Jeremy Hunt explains why inflation is so high from a coffee shop
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The Chancellor is ruling out tax cuts until inflation is dramatically reduced and will insist it is vital to “stick to the plan”. He will tell public sector workers inflation-busting pay rises will not happen as they would prolong the pain for everyone.
Mr Hunt will also insist taking the tough choices is the only way to get the economy back on track.
But Conservatives urged the Chancellor to stop focusing on the negatives and instead set out a positive vision for Britain.
Sir Iain Duncan Smith said: “Unless we lower the burden of costs on people then we simply won’t get decent or sustainable growth.
“The government must make it very clear that we believe in lowering the tax, lowering costs, giving people greater choice.
“That always seems to me to be a positive message to send rather than saying simply you can’t do tax cuts, that’s a negative.
“Politics should be about accentuating the positives, understanding what your views and principles are, rather than technocratic things you don’t like.”
Sir Iain insisted Britain will grow if regulations are reduced in key areas to allow businesses to flourish in growing markets, such as medical technology.
“This is the positive message we should be talking about, that the Conservative party is the party of regulatory change to take advantage of leaving the European Union,” he added.
Sir John Hayes said he favoured a “talk up Britain” approach to the economy.
He said it is “very hard to justify” any part of the public sector buying products from overseas that can be made in Britain.
“We can make a huge difference to our country and its economy by buying British and backing Britain.”
Tory Jacob Rees-Mogg said he was “delighted” that the Chancellor will be talking about post-Brexit deregulation in the speech.
“This is a real opportunity and an exciting opportunity.”
The ex-Cabinet minister said he would encourage Mr Hunt “not to put all his eggs in the OBR basket” after the official forecaster again revised its growth predictions.
“Why does it think if it was wrong in November it would be right in January?,” he said.
“It is always wrong.”
Sir John Redwood said taxes should be cut as soon as possible to kickstart growth.
He said: “I think we should have tax cuts because inflation is going to fall a long way this year and we need to get on with them.
“The way to get the deficit down is to grow the economy. The way to get the deficit up and have a debt problem is to have a long deep recession.
“So they need to see off the recession and some tax cuts are important to achieve that.”
Sir John said he was “delighted with the general sentiment” of promises to make the most of Brexit but “we have been waiting for several years now”.
“We want some more wins,” he added.
The Chancellor updated Cabinet colleagues on his economic plans at an away day held by Prime Minister Rishi Sunak at Chequers on Thursday.
Mr Hunt is doubling down on his hardline approach to the economy until inflation is halved and debt is falling.
The Chancellor will say on Friday that means taking tough choices on public spending and resisting inflation-busting public sector pay rises.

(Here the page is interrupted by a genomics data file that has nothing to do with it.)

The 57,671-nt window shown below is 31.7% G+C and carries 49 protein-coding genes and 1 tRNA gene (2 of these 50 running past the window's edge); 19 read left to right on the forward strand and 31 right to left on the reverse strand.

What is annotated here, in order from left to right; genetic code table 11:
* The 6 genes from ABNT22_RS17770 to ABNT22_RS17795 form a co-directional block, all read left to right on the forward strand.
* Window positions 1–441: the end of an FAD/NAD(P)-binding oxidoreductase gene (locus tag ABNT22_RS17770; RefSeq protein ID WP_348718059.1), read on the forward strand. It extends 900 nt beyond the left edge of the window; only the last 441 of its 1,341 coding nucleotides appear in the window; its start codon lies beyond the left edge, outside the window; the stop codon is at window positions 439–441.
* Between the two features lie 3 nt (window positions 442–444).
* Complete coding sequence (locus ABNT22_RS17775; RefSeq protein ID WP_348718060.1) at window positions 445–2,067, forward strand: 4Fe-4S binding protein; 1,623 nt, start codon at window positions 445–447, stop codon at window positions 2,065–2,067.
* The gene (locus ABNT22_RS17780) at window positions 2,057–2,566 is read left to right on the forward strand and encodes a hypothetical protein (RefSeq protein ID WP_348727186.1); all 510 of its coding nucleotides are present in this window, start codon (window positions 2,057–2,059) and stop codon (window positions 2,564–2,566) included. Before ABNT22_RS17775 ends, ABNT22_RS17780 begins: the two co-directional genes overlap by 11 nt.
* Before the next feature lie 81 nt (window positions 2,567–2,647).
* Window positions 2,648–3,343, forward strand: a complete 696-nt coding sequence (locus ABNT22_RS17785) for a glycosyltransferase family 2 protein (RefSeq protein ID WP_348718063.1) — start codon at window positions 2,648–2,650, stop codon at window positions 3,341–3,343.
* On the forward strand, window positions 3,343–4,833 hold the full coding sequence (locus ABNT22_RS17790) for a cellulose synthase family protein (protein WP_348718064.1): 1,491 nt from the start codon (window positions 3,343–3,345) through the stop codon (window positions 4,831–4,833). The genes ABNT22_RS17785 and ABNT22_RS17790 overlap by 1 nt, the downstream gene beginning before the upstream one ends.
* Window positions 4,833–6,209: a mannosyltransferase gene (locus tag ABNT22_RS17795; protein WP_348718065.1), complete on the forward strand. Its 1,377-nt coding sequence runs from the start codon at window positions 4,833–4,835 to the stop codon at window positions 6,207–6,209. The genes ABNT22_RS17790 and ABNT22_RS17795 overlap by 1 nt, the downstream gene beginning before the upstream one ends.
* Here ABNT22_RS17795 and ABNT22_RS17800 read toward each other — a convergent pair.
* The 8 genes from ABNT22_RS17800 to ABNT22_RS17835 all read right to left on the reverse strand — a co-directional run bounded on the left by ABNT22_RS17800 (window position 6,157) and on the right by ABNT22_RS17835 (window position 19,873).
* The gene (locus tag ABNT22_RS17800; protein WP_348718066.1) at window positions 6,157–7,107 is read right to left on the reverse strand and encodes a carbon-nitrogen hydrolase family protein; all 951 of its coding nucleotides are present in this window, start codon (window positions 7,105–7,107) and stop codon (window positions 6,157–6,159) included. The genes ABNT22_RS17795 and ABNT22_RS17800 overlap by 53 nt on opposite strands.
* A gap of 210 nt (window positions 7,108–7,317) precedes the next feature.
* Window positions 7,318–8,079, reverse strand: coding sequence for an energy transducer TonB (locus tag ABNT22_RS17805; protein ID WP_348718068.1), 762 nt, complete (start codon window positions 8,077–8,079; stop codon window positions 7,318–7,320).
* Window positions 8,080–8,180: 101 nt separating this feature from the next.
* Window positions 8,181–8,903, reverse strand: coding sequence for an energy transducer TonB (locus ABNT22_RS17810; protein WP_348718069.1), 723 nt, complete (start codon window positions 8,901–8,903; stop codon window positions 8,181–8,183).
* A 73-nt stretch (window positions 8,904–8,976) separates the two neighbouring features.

But he will insist Britain is in a stronger position to bounce back than most competitors.
He will say the UK has fundamental strengths in high-growth sectors such as digital technology, life sciences, green industries, the creative sector and advanced manufacturing.
The Chancellor will lay out his vision for seizing on the opportunities created by Brexit and say changes to red tape on the insurance industry – known as Solvency II rules – in the coming weeks will unlock £100 billion for the economy over the next decade.
Mr Hunt will insist Britain is in a stronger position to bounce back than most competitors.
A Treasury source said: “The Chancellor wants to challenge the narrative that Britain is in decline.
“He will talk up the fundamental strengths of the British economy where we have a clear competitive advantage – from clean energy and advanced manufacturing to life sciences and creative industries.
“Our future economic growth and new jobs will come from new industries, by marrying our science base with our mammoth financial services sector to produce goods and services that are competitive in the global economy.
“We have all the ingredients for success in this country and we are in an enviable position compared to others, but we need to keep going.
“The single biggest barrier to economic growth is 10 per cent inflation – this needs to come down. It will require some tough decisions on public spending, but because of the actions the Chancellor took in the Autumn Statement, the OBR is saying any recession this year would be shorter and shallower.
“We need to stick to the plan to halve inflation this year, so we can grow the economy and get debt falling.”
Mr Hunt told Cabinet colleagues at the Chequers meeting that the rate of inflation is only predicted to fall because of the tough decisions the Government had taken at the autumn statement to stabilise the economy.
A Downing Street spokesman said: “The Chancellor said it would be necessary to retain this disciplined approach in order to reduce inflation, because it is the greatest driver of the cost of living.
On reducing debt and growing the economy, the Chancellor outlined the key factors which would deliver growth and said helping more people back into work was one of the most important steps which could have immediate benefits for everyone.”
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